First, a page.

In quantum physics it is standardly assumed that the background time or definite causal structure exists such that every operation is either in the future, in the past or space-like separated from any other operation. Consequently, the correlations between operations respect definite causal order: they are either signalling correlations for the time-like or no-signalling correlations for the space-like separated operations. We develop a framework that assumes only that operations in local laboratories are described by quantum mechanics (i.e. are completely-positive maps), but relax the assumption that they are causally connected. Remarkably, we find situations where two operations are neither causally ordered nor in a probabilistic mixture of definite causal orders, i.e. one cannot say that one operations is before or after the other. The correlations between the operations are shown to enable performing a communication task (“causal game”) that is impossible if the operations are ordered according to a fixed background time.

To view the seminar live, go to http://gplus.to/qplus at the appointed hour.

To stay up to date on future Q+ hangouts, follow us on:

Google+: http://gplus.to/qplus

Twitter: @qplushangouts

Facebook: http://www.facebook.com/qplushangouts

or visit our website http://qplus.burgarth.de

Q+ Hangout: Scott Aaronson

Here are the details for the next Q+ hangout.

Date: 19th June 2012

Time: 2pm British Summer Time

Speaker: Scott Aaronson (MIT)

Title: Quantum Money from Hidden Subspaces

Abstract:

Forty years ago, Wiesner pointed out that quantum mechanics raises the striking possibility of money that cannot be counterfeited according to the laws of physics. We propose the first quantum money scheme that is (1) public-key—meaning that anyone can verify a banknote as genuine, not only the bank that printed it, and (2) cryptographically secure, under a “classical” hardness assumption that has nothing to do with quantum money. Our scheme is based on hidden subspaces, encoded as the zero-sets of random multivariate polynomials. A main technical advance is to show that the “black-box” version of our scheme, where the polynomials are replaced by classical oracles, is unconditionally secure. Previously, such a result had only been known relative to a quantum oracle (and even there, the proof was never published). Even in Wiesner’s original setting—quantum money that can only be verified by the bank—we are able to use our techniques to patch a major security hole in Wiesner’s scheme. We give the first private-key quantum money scheme that allows unlimited verifications and that remains unconditionally secure, even if the counterfeiter can interact adaptively with the bank. Our money scheme is simpler than previous public-key quantum money schemes, including a knot-based scheme of Farhi et al. The verifier needs to perform only two tests, one in the standard basis and one in the Hadamard basis—matching the original intuition for quantum money, based on the existence of complementary observables. Our security proofs use a new variant of Ambainis’s quantum adversary method, and several other tools that might be of independent interest.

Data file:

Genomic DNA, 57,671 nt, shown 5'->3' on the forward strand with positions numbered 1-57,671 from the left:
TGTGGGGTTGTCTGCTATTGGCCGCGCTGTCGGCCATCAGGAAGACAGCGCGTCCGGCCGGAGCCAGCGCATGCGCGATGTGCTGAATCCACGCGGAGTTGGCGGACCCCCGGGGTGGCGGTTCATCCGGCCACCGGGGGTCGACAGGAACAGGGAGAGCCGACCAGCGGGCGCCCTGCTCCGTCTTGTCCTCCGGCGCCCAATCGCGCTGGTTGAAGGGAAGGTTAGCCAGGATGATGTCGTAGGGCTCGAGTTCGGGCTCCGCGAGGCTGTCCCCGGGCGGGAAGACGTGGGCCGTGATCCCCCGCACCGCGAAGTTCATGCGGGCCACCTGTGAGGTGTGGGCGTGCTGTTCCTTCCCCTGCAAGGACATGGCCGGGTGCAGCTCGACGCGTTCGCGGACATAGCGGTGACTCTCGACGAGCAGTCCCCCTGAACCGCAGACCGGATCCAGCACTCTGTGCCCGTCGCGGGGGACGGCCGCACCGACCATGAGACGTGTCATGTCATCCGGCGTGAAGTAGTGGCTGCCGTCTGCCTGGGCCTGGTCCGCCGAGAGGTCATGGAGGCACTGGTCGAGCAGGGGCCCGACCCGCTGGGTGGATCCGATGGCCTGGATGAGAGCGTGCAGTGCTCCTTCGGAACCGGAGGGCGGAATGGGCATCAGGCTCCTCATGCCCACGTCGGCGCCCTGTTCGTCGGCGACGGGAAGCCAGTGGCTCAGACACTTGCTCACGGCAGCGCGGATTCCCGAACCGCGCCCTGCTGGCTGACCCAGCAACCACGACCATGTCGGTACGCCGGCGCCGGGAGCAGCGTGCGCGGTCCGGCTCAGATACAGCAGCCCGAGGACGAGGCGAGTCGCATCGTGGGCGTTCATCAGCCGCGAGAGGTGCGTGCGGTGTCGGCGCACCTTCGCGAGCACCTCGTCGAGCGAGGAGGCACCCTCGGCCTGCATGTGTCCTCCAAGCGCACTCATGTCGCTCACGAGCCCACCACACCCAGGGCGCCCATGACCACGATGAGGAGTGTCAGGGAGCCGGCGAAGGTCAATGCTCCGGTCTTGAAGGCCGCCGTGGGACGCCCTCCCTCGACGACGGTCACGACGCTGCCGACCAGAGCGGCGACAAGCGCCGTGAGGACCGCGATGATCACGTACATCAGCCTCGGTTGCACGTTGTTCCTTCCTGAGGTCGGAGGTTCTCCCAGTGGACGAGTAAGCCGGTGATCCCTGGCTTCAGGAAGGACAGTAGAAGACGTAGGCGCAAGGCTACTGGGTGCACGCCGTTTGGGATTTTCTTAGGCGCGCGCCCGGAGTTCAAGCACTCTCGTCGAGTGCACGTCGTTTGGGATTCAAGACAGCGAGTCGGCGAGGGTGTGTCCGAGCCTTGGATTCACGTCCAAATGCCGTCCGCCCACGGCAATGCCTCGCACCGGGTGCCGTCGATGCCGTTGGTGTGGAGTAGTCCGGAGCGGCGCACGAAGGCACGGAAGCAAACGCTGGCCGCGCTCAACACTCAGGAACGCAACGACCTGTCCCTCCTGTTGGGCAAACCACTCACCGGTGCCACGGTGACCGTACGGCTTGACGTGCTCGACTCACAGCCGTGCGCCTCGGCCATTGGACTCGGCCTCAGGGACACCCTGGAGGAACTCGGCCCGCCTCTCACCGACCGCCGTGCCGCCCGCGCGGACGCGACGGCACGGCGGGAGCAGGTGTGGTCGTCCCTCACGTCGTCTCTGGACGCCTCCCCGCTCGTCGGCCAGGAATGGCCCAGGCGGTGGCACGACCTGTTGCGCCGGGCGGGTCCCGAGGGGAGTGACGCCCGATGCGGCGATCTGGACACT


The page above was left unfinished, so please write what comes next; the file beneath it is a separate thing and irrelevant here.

Based on http://arxiv.org/abs/1203.4740

Joint work with Paul Christiano

To view the seminar live, go to http://gplus.to/qplus at the appointed hour.

To stay up to date on future Q+ hangouts, follow us on:

Google+: http://gplus.to/qplus

Twitter: @qplushangouts

Facebook: http://www.facebook.com/qplushangouts

or visit our website http://qplus.burgarth.de

Q+ Hangout: Vlatko Vedral

Date: Tuesday 8th May 2012

Time: 14:00 British Summer Time

Speaker: Vlatko Vedral (University of Oxford/National University of Singapore)

Title: Using Temporal Entanglement to Perform Thermodynamical Work

Abstract: Here we investigate the impact of temporal entanglement on a system’s ability to perform thermodynamical work. We show that while the quantum version of the Jarzynski equality remains satisfied even in the presence of temporal entanglement, the individual thermodynamical work moments in the expansion of the free energy are, in fact, sensitive to the genuine quantum correlations. Therefore, while individual moments of the amount of thermodynamical work can be larger (or smaller) quantumly than classically, when they are all combined together into the (exponential of) free energy, the total effect vanishes to leave the Jarzynski equality intact. Whether this is a fortuitous coincidence remains to be seen, but it certainly goes towards explaining why the laws of thermodynamics happen to be so robust as to be independent of the underlying micro-physics. We discuss the relationship between this result and thermodynamical witnesses of spatial entanglement as well as explore the subtle connection with the “quantum arrow of time”.